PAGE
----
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National Service Blog - Archive
by
Samantha Jo Warfield

By: CNCS Staff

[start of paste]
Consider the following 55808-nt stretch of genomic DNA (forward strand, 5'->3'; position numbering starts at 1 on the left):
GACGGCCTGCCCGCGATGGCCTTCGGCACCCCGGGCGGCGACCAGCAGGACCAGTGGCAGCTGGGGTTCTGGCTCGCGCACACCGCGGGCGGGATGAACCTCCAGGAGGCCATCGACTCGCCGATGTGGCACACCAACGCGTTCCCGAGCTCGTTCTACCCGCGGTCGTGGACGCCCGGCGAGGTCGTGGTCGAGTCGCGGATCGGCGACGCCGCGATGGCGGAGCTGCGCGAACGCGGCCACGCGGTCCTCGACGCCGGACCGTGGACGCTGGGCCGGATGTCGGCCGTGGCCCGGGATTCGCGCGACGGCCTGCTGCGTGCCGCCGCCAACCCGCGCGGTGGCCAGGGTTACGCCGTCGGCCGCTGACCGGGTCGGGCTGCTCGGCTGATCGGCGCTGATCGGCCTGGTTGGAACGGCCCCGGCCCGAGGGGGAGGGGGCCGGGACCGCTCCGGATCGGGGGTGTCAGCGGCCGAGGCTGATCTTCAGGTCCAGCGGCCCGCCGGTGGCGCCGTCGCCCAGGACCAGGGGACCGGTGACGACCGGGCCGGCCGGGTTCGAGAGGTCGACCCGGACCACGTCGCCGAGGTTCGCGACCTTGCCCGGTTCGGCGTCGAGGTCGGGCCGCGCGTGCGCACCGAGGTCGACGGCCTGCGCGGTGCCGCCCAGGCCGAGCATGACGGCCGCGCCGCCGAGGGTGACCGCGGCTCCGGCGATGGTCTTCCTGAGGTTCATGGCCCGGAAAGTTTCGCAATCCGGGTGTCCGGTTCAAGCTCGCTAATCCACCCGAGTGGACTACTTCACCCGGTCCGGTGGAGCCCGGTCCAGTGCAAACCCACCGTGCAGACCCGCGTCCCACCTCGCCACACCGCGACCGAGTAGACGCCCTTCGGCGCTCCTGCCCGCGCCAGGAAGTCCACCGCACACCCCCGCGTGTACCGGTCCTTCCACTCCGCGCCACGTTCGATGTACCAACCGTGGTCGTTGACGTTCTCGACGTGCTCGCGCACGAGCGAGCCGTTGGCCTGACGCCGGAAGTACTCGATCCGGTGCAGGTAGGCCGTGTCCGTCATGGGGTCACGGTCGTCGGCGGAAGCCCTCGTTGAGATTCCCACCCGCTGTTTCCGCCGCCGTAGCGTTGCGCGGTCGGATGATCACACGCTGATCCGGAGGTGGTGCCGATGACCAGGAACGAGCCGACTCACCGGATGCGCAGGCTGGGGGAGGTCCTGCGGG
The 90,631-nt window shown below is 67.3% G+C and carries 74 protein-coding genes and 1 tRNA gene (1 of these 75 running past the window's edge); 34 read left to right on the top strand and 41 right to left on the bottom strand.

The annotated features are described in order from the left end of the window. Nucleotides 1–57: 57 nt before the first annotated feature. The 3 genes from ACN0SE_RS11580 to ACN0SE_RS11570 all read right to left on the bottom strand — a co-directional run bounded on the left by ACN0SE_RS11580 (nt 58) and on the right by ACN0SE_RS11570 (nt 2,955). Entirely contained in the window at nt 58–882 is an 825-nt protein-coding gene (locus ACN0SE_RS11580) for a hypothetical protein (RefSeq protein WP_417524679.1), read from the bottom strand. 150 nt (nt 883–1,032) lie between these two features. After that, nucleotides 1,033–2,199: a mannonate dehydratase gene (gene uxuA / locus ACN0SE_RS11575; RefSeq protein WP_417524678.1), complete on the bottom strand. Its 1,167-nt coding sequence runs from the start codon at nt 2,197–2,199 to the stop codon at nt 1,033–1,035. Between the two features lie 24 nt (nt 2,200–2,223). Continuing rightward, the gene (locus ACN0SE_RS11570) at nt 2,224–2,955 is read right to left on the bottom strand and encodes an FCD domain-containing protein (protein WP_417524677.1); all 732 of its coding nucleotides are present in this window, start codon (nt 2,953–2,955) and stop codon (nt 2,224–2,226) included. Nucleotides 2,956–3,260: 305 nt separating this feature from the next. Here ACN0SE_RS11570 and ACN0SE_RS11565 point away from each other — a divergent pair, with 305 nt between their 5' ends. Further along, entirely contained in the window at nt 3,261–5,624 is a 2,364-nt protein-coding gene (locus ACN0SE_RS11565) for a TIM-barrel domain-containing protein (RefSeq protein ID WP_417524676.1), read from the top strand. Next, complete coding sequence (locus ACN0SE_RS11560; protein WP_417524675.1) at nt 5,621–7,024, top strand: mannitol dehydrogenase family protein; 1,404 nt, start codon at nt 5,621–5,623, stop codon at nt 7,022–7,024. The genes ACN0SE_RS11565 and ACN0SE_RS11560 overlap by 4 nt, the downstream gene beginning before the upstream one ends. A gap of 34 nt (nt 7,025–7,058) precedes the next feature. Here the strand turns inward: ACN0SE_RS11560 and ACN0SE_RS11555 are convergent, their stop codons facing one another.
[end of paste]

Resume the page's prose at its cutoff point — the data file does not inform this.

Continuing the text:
To mark the one-year anniversary of the May 22 Joplin tornado, we’ll be featuring a variety of content on the serve.gov blog, including Q&As with those who served in the community, like this one.Question: What went through your mind when you first landed in Joplin?Simons: Despite having driven through the night to arrive the morning of the 23rd, I felt energized and ready to face the uncertainty that would be coming. I joined my team, who had arrived a few hours before, and stepped up to fill the holes that had not yet been met. While adrenaline was pumping through my veins, I actually felt a sense of calm because my team and I were prepared to get the process of our response started. Things were coming together in those first few hours by simply utilizing the resources and knowledge we had brought from our St. Louis office. We were getting things done.Question: Tell us about the moment that touched you most.Simons: While we had thousands of inspirational volunteers in Joplin, but a few really made an impact on me. One young man, Toshi, traveled from Japan to volunteer with us. While his community was still recovering from the terrible earthquake earlier that year, he devoted his time in a town he had never heard of: Joplin, Missouri. He was paying forward the American support that flooded to Japan after its disasters.While Toshi left us several inspirational stories, he told me that he wanted to take what he had learned in Joplin back home and create a volunteer center, one that would be ready to respond during a disaster. This led me to look back at my personal service trips to New Orleans and Mississippi after Hurricane Katrina and how those volunteer trips influenced me. They inspired me to continue serving and to lead others into service in hopes that they will bring it back home with them.Question: How are you continuing your service?Simons: I signed up for a second year [in AmeriCorps] because I feel in love with AmeriCorps St. Louis and want to see it succeed. I want to continue to be a part of a program that had accomplished amazing things in the short time I had been serving. Being such a member driven program, I also felt that there was even more to gain from signing up for another year with AmeriCorps St. Louis.Question: How have you changed? What skills have you gained since first arriving in Joplin?Simons: My service during the Joplin Tornado response pushed me in to roles of responsibility and leadership that I couldn’t have ever imagined for myself. Now, I feel confident that I can and will succeed when I am faced with a challenge or opportunity that seems a little far out of reach.Question: What do you see yourself doing in 5 years? How has your service in Joplin influenced that vision?Simons: I am currently researching graduate programs in Public Administration with an emphasis in Emergency Management and Nonprofit Management. I hope to become a facilitator of change in our county. The Joplin response definitely had a big part in paving this path for me by allowing me to work directly with our State and Federal Emergency Management partners.